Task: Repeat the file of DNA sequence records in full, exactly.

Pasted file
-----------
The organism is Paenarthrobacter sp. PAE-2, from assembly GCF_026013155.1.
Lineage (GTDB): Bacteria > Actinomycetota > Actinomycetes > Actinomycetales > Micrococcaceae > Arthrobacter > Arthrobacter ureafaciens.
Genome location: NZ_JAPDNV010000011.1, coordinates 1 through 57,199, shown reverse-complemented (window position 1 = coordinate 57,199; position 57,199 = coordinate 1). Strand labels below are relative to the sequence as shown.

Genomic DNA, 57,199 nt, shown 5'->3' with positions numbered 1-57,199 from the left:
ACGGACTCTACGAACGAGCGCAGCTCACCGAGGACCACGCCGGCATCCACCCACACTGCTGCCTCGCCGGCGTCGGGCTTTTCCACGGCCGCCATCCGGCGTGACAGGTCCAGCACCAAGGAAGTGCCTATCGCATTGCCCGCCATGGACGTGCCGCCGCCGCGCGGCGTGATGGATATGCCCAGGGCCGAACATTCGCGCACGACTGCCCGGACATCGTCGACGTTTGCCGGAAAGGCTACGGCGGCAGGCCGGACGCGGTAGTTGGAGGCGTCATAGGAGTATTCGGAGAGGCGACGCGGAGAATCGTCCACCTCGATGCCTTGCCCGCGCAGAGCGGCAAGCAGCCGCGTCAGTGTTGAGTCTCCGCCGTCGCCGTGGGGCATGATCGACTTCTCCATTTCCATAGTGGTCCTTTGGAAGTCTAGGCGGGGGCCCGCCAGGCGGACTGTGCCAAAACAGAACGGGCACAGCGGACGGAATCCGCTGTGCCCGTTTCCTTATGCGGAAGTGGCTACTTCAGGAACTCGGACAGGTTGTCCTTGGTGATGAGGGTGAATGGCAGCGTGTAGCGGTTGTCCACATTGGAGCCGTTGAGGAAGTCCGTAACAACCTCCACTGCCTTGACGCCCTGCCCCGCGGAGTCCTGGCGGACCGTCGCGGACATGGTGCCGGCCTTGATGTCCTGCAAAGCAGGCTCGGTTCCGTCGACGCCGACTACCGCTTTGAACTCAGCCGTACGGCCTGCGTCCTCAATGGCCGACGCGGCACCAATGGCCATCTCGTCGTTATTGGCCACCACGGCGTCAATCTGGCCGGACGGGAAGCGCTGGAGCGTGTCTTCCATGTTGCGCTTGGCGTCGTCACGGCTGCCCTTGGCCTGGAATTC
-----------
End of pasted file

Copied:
The organism is Paenarthrobacter sp. PAE-2, from assembly GCF_026013155.1.
Lineage (GTDB): Bacteria > Actinomycetota > Actinomycetes > Actinomycetales > Micrococcaceae > Arthrobacter > Arthrobacter ureafaciens.
Genome location: NZ_JAPDNV010000011.1, coordinates 1 through 57,199, shown reverse-complemented (window position 1 = coordinate 57,199; position 57,199 = coordinate 1). Strand labels below are relative to the sequence as shown.

Genomic DNA, 57,199 nt, shown 5'->3' with positions numbered 1-57,199 from the left:
ACGGACTCTACGAACGAGCGCAGCTCACCGAGGACCACGCCGGCATCCACCCACACTGCTGCCTCGCCGGCGTCGGGCTTTTCCACGGCCGCCATCCGGCGTGACAGGTCCAGCACCAAGGAAGTGCCTATCGCATTGCCCGCCATGGACGTGCCGCCGCCGCGCGGCGTGATGGATATGCCCAGGGCCGAACATTCGCGCACGACTGCCCGGACATCGTCGACGTTTGCCGGAAAGGCTACGGCGGCAGGCCGGACGCGGTAGTTGGAGGCGTCATAGGAGTATTCGGAGAGGCGACGCGGAGAATCGTCCACCTCGATGCCTTGCCCGCGCAGAGCGGCAAGCAGCCGCGTCAGTGTTGAGTCTCCGCCGTCGCCGTGGGGCATGATCGACTTCTCCATTTCCATAGTGGTCCTTTGGAAGTCTAGGCGGGGGCCCGCCAGGCGGACTGTGCCAAAACAGAACGGGCACAGCGGACGGAATCCGCTGTGCCCGTTTCCTTATGCGGAAGTGGCTACTTCAGGAACTCGGACAGGTTGTCCTTGGTGATGAGGGTGAATGGCAGCGTGTAGCGGTTGTCCACATTGGAGCCGTTGAGGAAGTCCGTAACAACCTCCACTGCCTTGACGCCCTGCCCCGCGGAGTCCTGGCGGACCGTCGCGGACATGGTGCCGGCCTTGATGTCCTGCAAAGCAGGCTCGGTTCCGTCGACGCCGACTACCGCTTTGAACTCAGCCGTACGGCCTGCGTCCTCAATGGCCGACGCGGCACCAATGGCCATCTCGTCGTTATTGGCCACCACGGCGTCAATCTGGCCGGACGGGAAGCGCTGGAGCGTGTCTTCCATGTTGCGCTTGGCGTCGTCACGGCTGCCCTTGGCCTGGAATTC